In pursuing this mission, Shah Waliullah faced a formidable task. At the time, Muslim India was in chaos socially, politically, economically and spiritually. But Shah Waliullah identified the causes of the problems and indicated appropriate remedies. He was critical of the non-Islamic customs that had become integrated into Muslim society, mostly as a result of the Muslim society's exposure to Hinduism. Specifically, he denounced extravagant marriage ceremonies and festivals. Also, he determined the causes of the economic erosion in the Muslim society and proposed appropriate changes, including greater distribution of wealth, a concept that predated the economic theories of Karl Marx, the nineteenthcentury philosopher and economist who denigrated capitalism and became known as the father of communism.
But the larger, underlying problem, Shah Waliullah believed, was a lack of knowledge on the part of Muslims about Islam and the Holy Quran. This ignorance, he felt, was the source for all of the troubles that the Muslims endured.
Once settled in Delhi, Shah Waliullah began teaching students in the many varied branches of Islamic learning, as well as preparing them to be missionaries who would go out and reveal to the masses the true nature of Islam. Further, to help promote Islamic teachings and make the Holy Quran more comprehensible to laypeople, he translated the Quran into Persian, which was the common language at the time. He also tried to help settle the differences that separated Muslims into various sectarian groups. In this way, he rose to become a great leader as well as a scholar, and his followers recognized in him certain saintly qualities. His ambitions were great yet selfless, and he saw his own mission as engineering the revival of Islam in India. A humble man, Shah Waliullah sought no personal reward but only greater glory for his fellow Muslims.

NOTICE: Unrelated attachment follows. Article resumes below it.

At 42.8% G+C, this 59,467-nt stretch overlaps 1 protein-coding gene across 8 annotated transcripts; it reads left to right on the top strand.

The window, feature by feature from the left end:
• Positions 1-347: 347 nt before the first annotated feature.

Besides being a deeply spiritual and noted academic, Shah Waliullah was also politically astute. He helped create a united Muslim front to oppose the rising Marhatta power, which threatened the already deteriorating Muslim influence in the northern part of India. To forestall the eradication of Muslim power, he prevailed upon the national leaders of the time, including Ahmad Shah Abdali, Nizam ul Mulk, and Najibuddaula. In particular, he wrote to Ahmad Shah Abdali, asking him to help the Muslims of India defeat the Marhattas, as well as their constant threat to the declining Mughal Empire. As a result of the plea, Ahmad Shah Abdali appeared on the battlefield of Panipat in 1761 and, with his army, halted the Marhatta ambitions to control the Indian subcontinent. Shah Waliullah's letter to Ahmad Shah Abdali is now regarded as one of the most important historical documents related to the eighteenth century, as Shah Waliullah perceptively described the grave political circumstances in India as well as the numerous dangers the Muslim society faced from all sides.
Shah Waliullah not only had a keen grasp of regional and national politics; he also clearly understood the profound impact of economics. Based on what he saw, he promoted the concept of socio-economic equilibrium, and he deplored the accumulation of wealth, viewing it essentially as the proverbial root of all evil in the world. Further, he advocated a social order that embraced Islamic principles of equality, fraternity, and brotherhood.
As his letter to Ahmad Shah Abdali suggests, Shah Waliullah exerted a great deal of influence through his use of the written word. A prolific writer, he assumed a lifetime task of producing standard works on Islamic learning. Within a period of 30 years, he wrote 51 books (23 in Arabic and 28 in Persian). Today, some of his works are still regarded as being unmatched in the entire sphere of Islamic literature.
Scholars tend to classify Shah Waliullah's written works into six categories: those works that deal with the Holy Quran (which includes his Persian translations), those that deal with Hadith, works related to “Fiqh” (or Islamic jurisprudence), works based on mysticism, works dealing with Muslim philosophy and Ilm-i-Kalam, and, finally, the writings that focused on the Shia-Sunni division that had become quite acute during his time.